Australia's Shiny New $50 Notes Are On Their Way to Your Wallet
The pineapple has had a makeover.
October 20, 2018
Next time that someone hands you a $50 note, you can be forgiven for thinking that it looks a little different — a new range of pineapples have just been released into circulation.
Australia's banknotes have been getting a makeover since September 2016, when a different $5 note started doing the rounds. It was followed by a revamped $10 in 2017 and now a sparkling fresh $50, which hit the streets on Thursday, October 18.
The upgraded design celebrates inventor David Unaipon, who was also the country's first published Aboriginal author, as well as Edith Cowan, Australia's first female member of parliament. They're both recognised in several ways on the new notes, with not only their portraits displayed prominently, but with microprint featuring excerpts of Unaipon's book Legendary Tales of the Australian Aborigines, plus Cowan's maiden speech to the Western Australian Parliament.
As well as changed artwork (albeit keeping the same colour scheme as old notes), the new $50 boast the same improved security features as the new $5 and $10 notes, which are largely aimed to stop counterfeiting. A clear window running from top to bottom is the most obvious, and contains a number of features such as a reversing number and flying bird. The note also includes microprint, as well as a patch with rolling colour. And, in great news for the vision-impaired, the new series of legal tender has a tactile feature to help distinguish between different denominations.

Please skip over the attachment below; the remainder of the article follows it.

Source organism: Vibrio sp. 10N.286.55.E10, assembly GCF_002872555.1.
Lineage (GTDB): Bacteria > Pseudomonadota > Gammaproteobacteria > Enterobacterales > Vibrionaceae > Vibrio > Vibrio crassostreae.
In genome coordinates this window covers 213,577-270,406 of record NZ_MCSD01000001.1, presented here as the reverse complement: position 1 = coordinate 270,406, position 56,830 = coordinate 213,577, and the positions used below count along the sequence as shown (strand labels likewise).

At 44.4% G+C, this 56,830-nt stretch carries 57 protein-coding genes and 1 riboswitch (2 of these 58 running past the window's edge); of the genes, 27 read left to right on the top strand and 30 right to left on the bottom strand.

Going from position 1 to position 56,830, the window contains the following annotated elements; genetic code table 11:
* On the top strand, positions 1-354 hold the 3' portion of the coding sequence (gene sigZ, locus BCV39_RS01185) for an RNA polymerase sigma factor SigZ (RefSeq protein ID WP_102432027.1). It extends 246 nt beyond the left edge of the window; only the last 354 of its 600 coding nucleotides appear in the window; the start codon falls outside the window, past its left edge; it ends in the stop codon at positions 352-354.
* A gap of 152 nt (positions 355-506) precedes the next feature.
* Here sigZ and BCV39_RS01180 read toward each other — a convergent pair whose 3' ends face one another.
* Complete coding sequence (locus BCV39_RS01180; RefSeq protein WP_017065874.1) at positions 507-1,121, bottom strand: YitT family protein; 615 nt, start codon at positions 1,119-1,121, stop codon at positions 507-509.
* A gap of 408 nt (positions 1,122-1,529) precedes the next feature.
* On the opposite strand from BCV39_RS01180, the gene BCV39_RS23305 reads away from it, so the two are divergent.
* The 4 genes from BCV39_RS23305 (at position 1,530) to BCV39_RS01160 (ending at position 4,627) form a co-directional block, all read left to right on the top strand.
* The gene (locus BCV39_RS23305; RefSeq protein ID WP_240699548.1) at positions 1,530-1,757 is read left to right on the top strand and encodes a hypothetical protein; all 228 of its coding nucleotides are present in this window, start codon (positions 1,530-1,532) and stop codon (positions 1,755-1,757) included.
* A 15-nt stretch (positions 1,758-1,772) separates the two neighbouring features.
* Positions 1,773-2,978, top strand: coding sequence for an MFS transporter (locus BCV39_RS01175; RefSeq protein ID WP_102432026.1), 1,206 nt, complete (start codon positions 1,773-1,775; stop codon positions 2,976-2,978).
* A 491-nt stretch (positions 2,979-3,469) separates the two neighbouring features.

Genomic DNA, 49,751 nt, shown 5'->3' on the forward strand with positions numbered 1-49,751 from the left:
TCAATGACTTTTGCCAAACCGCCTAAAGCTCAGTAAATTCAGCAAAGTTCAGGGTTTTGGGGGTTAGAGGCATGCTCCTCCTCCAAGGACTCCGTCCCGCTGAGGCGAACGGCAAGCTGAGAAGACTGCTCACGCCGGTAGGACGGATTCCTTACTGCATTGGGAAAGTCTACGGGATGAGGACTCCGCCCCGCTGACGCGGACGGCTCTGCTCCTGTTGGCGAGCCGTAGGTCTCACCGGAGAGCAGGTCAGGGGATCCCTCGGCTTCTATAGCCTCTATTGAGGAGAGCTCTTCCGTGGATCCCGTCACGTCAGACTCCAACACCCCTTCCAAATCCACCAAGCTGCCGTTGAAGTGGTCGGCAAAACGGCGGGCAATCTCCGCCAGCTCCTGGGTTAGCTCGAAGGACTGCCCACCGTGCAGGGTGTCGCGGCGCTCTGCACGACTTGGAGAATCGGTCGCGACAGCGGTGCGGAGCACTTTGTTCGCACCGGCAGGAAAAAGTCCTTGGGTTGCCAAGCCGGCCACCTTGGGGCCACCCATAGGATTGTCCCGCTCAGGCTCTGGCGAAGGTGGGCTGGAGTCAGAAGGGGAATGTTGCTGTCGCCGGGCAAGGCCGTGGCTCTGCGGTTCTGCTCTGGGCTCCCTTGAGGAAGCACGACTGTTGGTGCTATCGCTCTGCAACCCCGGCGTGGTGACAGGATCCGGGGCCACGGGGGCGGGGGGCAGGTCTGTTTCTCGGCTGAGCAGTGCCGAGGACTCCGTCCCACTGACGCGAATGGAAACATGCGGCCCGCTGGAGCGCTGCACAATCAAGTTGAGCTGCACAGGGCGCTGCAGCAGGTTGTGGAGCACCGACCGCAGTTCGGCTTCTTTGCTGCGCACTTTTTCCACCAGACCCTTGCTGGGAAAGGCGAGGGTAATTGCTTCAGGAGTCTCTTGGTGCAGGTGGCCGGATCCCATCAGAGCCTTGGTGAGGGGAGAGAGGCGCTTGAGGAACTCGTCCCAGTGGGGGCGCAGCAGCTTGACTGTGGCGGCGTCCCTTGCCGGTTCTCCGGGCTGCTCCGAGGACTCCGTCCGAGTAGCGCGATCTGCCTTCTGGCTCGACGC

According to the Reserve Bank of Australia, the $50 is the most widely circulated Aussie note, so expect to see quite a bit of this shiny pineapple. As happened with the other denominations, the rollout will happen gradually, as will the withdrawal of old $50s — which you can obviously still keep using.
While some issues occurred when the new $5 and $10 note hit, particularly with cash-handling machines like ATMs, the RBA has consulted with banknote equipment manufacturers, retail organisations and financial institutions to minimise problems.
And as for the other two values of Aussie banknotes, the revamped $20 is due in 2019 and then the new $100 in 2020.
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